Finland: Rushing Intelligence

Finnish Viestikoelaitos Fokker F27
A Fokker F27 used by Finnish Viestikoelaitos for airborne SIGINT operations. Photo: Wikimedia

The Finnish government presented a bill last week for the country’s first law governing intelligence issues. The government is attempting to rush the law, which requires an amendment to the constitution. It’s very uncommon, in Finland, to rush constitutional changes in one parliamentary term. To pass, such a law, it needs to be accepted by 5/6 of the parliament.

Although Finland was well known for its ability to gather and break Soviet and Russian communications staring from World War Two up until the late 1990’s, there hasn’t been a law that would allow either the military or the Suojelupoliisi (Finnish counter-intelligence) to conduct online surveillance or information gathering operations abroad.

The Finnish Defense Forces have been restricted to traditional signal intelligence and monitoring of  radio transmissions that reach Finnish territory. These restrictions have severely hampered the Finnish intelligence community as most of the Russian armed forces’ day to day communications are now network-based and radio communications are only used when the troops are on the march. This type of intelligence gathering can only warn about imminent enemy activity and any strategic decisions and preparations are left in the dark. Naturally this type of SIGINT is utterly useless against non-state actors such as ISIS, that rely solely on online communications.

Both the FDF and Suojelupoliisi have asked for online surveillance and intelligence gathering rights for a long time. It’s a well-known fact that ex-President Halonen and ex-FM Tuomioja strongly opposed any new powers to either the FDF or the Police. The same dynamic duo is also responsible for pushing Finland to sign the disastrous Ottawa mine ban treaty.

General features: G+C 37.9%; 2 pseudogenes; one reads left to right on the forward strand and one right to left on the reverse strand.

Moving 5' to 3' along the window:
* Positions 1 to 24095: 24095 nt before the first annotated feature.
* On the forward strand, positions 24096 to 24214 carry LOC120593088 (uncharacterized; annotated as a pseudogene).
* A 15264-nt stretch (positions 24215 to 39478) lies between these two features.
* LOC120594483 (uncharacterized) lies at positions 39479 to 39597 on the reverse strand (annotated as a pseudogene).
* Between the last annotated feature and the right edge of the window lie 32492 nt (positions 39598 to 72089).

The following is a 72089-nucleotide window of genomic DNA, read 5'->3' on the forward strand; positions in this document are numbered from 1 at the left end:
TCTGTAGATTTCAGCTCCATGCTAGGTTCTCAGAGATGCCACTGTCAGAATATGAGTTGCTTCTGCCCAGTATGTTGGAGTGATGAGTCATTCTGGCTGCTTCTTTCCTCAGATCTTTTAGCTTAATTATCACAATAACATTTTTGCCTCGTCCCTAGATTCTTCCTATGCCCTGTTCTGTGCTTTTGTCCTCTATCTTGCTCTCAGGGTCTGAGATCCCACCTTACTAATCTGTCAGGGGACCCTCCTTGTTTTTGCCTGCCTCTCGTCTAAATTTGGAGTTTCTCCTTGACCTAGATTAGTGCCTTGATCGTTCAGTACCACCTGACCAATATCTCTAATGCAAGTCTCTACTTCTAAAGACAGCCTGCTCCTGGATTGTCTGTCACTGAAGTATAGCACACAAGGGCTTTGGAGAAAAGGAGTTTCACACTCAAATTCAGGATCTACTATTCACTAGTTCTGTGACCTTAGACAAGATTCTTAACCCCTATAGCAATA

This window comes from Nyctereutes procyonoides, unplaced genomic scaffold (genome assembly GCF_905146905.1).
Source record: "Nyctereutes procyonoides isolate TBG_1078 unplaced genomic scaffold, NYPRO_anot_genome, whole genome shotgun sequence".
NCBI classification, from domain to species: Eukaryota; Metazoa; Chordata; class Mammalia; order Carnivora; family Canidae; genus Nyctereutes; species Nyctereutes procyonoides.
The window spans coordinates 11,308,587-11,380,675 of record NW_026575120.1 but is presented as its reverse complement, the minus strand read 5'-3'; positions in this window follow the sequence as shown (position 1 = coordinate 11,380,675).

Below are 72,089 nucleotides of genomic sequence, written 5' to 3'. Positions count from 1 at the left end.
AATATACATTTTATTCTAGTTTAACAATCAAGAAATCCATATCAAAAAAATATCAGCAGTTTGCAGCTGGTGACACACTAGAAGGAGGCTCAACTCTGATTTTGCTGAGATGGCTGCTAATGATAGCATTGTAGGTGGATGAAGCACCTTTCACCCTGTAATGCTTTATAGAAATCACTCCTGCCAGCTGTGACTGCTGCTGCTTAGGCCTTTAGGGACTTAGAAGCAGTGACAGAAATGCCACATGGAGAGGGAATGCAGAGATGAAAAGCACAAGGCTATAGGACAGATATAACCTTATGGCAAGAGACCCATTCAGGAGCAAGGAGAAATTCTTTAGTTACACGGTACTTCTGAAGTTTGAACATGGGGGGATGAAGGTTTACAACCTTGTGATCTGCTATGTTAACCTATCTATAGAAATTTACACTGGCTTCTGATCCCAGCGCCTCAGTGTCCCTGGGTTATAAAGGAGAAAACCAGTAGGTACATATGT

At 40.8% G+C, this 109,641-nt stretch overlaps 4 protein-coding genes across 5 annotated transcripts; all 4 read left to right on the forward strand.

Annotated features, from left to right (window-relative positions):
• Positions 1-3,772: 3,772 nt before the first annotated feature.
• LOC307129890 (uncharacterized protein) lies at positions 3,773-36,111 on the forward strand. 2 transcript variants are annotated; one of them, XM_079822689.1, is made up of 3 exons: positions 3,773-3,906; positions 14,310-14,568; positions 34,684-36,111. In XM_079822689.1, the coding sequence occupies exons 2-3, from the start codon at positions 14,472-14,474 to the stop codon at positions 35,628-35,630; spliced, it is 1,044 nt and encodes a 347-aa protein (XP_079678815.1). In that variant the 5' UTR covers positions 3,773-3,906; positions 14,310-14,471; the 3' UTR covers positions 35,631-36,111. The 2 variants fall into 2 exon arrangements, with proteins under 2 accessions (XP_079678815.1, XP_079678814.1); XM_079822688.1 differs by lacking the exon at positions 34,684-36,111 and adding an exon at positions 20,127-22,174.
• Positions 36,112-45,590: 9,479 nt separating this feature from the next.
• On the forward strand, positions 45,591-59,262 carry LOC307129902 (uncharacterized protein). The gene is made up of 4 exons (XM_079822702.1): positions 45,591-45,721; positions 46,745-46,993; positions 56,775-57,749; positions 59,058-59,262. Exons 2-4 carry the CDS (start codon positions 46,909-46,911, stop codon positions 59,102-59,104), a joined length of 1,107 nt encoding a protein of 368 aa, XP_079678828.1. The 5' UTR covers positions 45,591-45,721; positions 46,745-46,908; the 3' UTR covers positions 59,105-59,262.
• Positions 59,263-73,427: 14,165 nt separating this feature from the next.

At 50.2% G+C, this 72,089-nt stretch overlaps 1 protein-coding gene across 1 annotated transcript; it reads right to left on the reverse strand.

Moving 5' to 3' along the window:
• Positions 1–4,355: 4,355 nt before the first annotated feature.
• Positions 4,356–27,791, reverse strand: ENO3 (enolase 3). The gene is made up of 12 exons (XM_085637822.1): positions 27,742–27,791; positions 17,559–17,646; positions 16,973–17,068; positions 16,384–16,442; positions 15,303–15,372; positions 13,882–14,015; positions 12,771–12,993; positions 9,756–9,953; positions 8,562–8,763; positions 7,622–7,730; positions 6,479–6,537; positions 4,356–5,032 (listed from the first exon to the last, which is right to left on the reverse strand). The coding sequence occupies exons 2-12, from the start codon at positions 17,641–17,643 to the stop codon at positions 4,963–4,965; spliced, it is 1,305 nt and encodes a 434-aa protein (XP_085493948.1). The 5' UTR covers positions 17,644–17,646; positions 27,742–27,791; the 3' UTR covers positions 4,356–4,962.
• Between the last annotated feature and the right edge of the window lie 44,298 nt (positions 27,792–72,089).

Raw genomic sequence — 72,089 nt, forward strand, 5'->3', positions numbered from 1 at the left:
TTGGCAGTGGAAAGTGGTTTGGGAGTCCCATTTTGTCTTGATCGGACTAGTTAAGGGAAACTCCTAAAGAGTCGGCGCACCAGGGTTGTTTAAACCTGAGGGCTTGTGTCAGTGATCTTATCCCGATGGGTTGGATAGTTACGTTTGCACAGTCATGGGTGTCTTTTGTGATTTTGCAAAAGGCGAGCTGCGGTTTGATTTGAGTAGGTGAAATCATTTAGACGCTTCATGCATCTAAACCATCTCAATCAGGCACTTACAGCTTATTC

The new intelligence law will give the Suojelupoliisi and the military intelligence authorization to intercept, break open and read confidential electronic communications, hack devices to use them for audio and video surveillance, install audio and video surveillance equipment and use undercover operatives etc. These powers can be used against individuals and groups if there is suspicion of dangerous activities such as terrorism or espionage.

In the case of individuals, the intelligence agencies must seek a court order to initiate the surveillance, with only some short term exceptions. The general rule is that the targets must be informed about the surveillance when it ends. But there are national security related exceptions to that.

Military intelligence will be allowed to freely conduct surveillance and intelligence gathering against state actors (that would be Russia and their cronies). No court order is needed to initiate military intelligence operations. The Finnish Defense Forces will be required to report to the local police if they come across serious crimes during their surveillance.

Both the military intelligence and Suojelupoliisi will be forced to destroy without reading any unintentionally intercepted material. This will be enforced by a separation of intelligence gathering and analysis personnel.

In order to protect civil rights the parliament will establish an intelligence committee and an intelligence ombudsman. Both will be given open access to intelligence operations and both Suojelupoliisi and the military intelligence will be under a strict parliamentary supervision.

Most political parties in the parliament agree that an intelligence law is needed as they see the risks posed by the increased Russian activity and frequent ISIS inspired terrorist attacks in Europe. As Finland got sandwiched by the Saint Petersburg and Stockholm attacks within a week, most MP’s have now opened their eyes. The main, thinly veiled opposition comes from pro-Russian elements within the Social Democrats and from some leftists and Greens, who oppose increased spending on military and law enforcement. Some privacy concerns have been voiced by individual parliamentarians.

The proposed intelligence law is quite balanced on how it treats the individual citizens. It gives wide powers to the intelligence services, but those services will be brought into closer parliamentary control and the judicial system will have a lot say over the implementation of the law into real world intelligence practices. The current geopolitical situation with an aggressive Russia practicing rapid mobilizations of its armed forces on a regular basis, and where the timeframe from the first observable troop movements into an invasion have shrunk from weeks to mere days or hours, require the Finnish army and decision makers to gather all the information they can acquire.

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